It may have taken almost 50 years, but Germany’s most significant pension reform since the creation of the state pension system in 1957 has come as something of a milestone in a market unused to significant change. With the ratification on 11 May 2001 in the German Bundesrat of the Riester pension reform bill – named after its sponsor labour minister Walter Riester – the government got the green light to introduce new vehicles for second- and third-pillar pensions in a bid to offset cuts in an unsustainable state pension system.
That the German government had set out on the path of privatising parts of its state system was nothing short of revolutionary.
The reforms, effective from 1 January this year, provide tax incentives and allowances to enable the workforce to build up funded pension benefits.
This dramatic shift toward an Anglo-Saxon method of financing pensions, with a nod in the direction of the pensions harmonisation endeavours of the European Union, was necessary, the government said, to bolster a social security system faced with some of the starkest demographics in Europe.
By the summer of 1999 the government was announcing preliminary details of its plans to reform the way Germans would provide for their retirement. The objectives included a stabilisation of contributions to social security and a reduction in the level of payouts from the country’s PAYG system.
The flip side to the legislation would be the support of funded occupational and private pension arrangements. This would see the introduction of quasi-defined contribution (DC) plans, albeit with an implicit capital guarantee to render the reform more palatable to a public that was being asked to replace state guarantees with products open to market vagaries.
The new legislation stipulated that, as of 2001, pensions would be indexed to gross wage growth and corrected for changes in contributions to state pension insurance and private pension plans.
In practice, this meant that pension benefits relative to net wages would be reduced to 20% until 2020 and then not exceed 22% until 2030.
This cut, the government said, would be achieved by reducing the average net pension from70% to 67% of final net salary.
Even this reduction was based on theoretical numbers. In reality, the state pension level was lower. The changes meant that, to reach past levels of pension cover, employees would have to work and contribute to the social security system for around 45 years.
To balance the reduction in state benefits, individuals would now be able to set aside an extra 1% of gross wages every two years – up to stipulated tax ceilings. The step increase of 0.5% every year would reach its peak of 4% of gross wages by 2008.
In addition, lower wage earners would be able to offset the state pension reduction by claiming government money transfers to the amount of €154/308 for single/married couples, plus €185 a year for every child.
This pay-off by the government to individual savings plans is expected to cost the government €10.6bn by 2008.
In all, the reforms mean that employees will eventually have the right to have 4% of salary paid before tax into a company or individual pension scheme.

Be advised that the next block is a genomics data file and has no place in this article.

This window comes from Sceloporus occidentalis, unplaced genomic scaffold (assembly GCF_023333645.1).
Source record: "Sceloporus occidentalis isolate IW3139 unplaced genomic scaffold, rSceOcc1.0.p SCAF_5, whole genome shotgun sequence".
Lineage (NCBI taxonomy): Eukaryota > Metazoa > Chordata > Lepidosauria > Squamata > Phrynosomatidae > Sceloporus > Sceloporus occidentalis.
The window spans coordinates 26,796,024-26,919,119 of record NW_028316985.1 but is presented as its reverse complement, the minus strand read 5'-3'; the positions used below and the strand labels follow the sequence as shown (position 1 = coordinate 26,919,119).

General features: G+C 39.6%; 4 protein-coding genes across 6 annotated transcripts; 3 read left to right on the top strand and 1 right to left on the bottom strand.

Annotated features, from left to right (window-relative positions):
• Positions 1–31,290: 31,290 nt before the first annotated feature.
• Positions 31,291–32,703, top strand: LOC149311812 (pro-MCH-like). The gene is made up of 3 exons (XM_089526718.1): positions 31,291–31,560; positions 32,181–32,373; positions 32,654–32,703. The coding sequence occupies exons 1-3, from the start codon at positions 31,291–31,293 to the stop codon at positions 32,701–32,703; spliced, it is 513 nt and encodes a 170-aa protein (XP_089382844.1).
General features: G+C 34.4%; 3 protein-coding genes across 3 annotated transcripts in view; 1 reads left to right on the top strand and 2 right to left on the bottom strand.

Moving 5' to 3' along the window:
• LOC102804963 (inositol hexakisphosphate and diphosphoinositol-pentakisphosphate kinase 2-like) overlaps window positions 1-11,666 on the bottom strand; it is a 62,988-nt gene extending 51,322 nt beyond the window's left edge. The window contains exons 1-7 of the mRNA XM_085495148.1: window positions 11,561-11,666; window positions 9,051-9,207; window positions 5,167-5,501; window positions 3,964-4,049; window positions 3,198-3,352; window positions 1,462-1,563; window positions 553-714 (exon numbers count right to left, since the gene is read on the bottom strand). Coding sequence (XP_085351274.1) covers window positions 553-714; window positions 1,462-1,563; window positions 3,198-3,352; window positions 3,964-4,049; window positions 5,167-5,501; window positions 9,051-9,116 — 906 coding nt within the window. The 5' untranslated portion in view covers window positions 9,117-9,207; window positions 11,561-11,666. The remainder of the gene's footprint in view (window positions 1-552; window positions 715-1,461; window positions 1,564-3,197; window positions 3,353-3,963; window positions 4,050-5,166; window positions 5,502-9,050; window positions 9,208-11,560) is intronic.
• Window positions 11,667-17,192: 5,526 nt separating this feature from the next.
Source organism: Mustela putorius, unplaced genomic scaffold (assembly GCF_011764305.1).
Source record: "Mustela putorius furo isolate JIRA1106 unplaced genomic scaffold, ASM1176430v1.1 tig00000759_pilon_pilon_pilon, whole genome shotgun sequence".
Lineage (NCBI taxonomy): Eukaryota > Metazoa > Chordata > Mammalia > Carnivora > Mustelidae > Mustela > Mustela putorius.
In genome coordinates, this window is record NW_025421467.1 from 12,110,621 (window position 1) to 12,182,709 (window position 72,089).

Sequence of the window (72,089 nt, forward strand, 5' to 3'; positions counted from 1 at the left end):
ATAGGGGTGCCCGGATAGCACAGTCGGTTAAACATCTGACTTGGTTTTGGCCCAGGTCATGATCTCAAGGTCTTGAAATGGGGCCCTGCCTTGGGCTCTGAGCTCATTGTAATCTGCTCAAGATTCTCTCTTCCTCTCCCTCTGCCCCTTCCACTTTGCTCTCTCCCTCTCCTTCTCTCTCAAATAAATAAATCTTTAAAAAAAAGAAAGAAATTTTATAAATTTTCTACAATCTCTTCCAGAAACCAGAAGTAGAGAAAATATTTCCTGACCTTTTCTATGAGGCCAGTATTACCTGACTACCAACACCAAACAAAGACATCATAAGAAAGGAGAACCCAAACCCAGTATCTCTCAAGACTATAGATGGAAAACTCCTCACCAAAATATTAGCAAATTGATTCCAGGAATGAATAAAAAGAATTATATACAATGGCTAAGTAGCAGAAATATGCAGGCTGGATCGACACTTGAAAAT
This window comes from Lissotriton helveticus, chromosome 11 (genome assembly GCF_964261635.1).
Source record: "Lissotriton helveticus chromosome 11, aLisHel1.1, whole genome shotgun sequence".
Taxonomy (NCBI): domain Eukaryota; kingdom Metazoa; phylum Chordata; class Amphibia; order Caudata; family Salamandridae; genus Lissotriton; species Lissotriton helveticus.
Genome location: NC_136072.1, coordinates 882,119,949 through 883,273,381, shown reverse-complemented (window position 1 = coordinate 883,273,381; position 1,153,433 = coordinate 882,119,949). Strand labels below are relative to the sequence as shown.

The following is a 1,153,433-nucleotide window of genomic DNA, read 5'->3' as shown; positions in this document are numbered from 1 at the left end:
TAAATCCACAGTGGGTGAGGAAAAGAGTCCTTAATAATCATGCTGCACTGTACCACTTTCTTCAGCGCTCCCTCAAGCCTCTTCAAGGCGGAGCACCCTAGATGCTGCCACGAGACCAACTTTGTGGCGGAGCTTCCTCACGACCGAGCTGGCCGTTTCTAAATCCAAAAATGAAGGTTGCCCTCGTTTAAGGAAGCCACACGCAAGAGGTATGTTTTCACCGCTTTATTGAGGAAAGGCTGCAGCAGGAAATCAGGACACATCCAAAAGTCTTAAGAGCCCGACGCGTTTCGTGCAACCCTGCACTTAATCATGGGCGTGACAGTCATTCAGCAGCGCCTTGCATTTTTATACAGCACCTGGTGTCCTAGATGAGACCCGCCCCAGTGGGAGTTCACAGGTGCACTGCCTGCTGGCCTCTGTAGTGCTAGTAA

Traditionally, German companies could offer four different occupational pension products to their workers, the Support fund (Unterstützungskasse), the direct promise/book reserve (Direktzusage/Pensionsrückstellung), direct insurance contracts (Direktversicherung) or the insurance oriented Pensionskasse.
The legislation added a new vehicle to the occupational list – the Pensionsfond – liberal in its investment horizon, but bound by the guarantee of invested capital under the new law. Under the new legislation, however, the government set about making clear the direction it wanted to see the pensions industry moving – away from the company balance sheet and towards funding.
The government was conscious of the fact that from 2005 German listed companies would have to comply with international accounting standards – under which book reserves must be classified as unfunded liabilities, with unfavourable consequences for company valuations. Accordingly, it set about favouring ‘off-balance-sheet’ products – direct insurance, Pensionskassen and Pensionsfonds – and weaning German corporations away from ‘on-balance-sheet’ provisions, such as the book reserve (internal) and support fund (external).
Under the reforms an employee’s new pension margin can only be invested in a new Pensionsfond, an existing Pensionskasse, a direct life insurance contract, or into a third-pillar individual plan.
Employers, for their part, are now obliged to offer one of the three occupational pension options. Employees who invest in the three company pension vehicles, dubbed ‘Riester products’ – Pensionsfonds, Pensionskassen or direct insurance – can claim the tax benefits/subsidies applicable under the new law.
Nevertheless, pension reform is never quite as simple as that – less so in Germany than in perhaps any other country.
Wholesale abandonment of the book reserve system was not on the cards – perhaps not surprisingly, given that it amounts to almost 60% of German corporate pension financing. Indeed, under the new law, tax-deductible book reserves can now be built up from the age of 28, as opposed to their previous kick-off age of 30.
Persuasion rather than coercion appears to be the mantra.
Another significant development under the new law is that the somewhat oppressive German vesting period system (which for some employees could mean a working life without the necessary work periods needed to claim pension rights) has also been reduced from 10 to five years. Similarly, the minimum age required to reach vesting has been reduced from 35 to 30 years.
While many in the market acknowledge that this will increase the cost of occupational pension provision, one certain benefit will be to aid labour mobility, with employees able to change jobs more easily. Furthermore, the change will also give companies more flexibility in pensions financing.
To complicate matters further, though, the German reforms ran into problems during the first six months of their existence. While the rules for the third-pillar private pensions industry were successfully introduced at the beginning of the year, those for the second pillar stalled.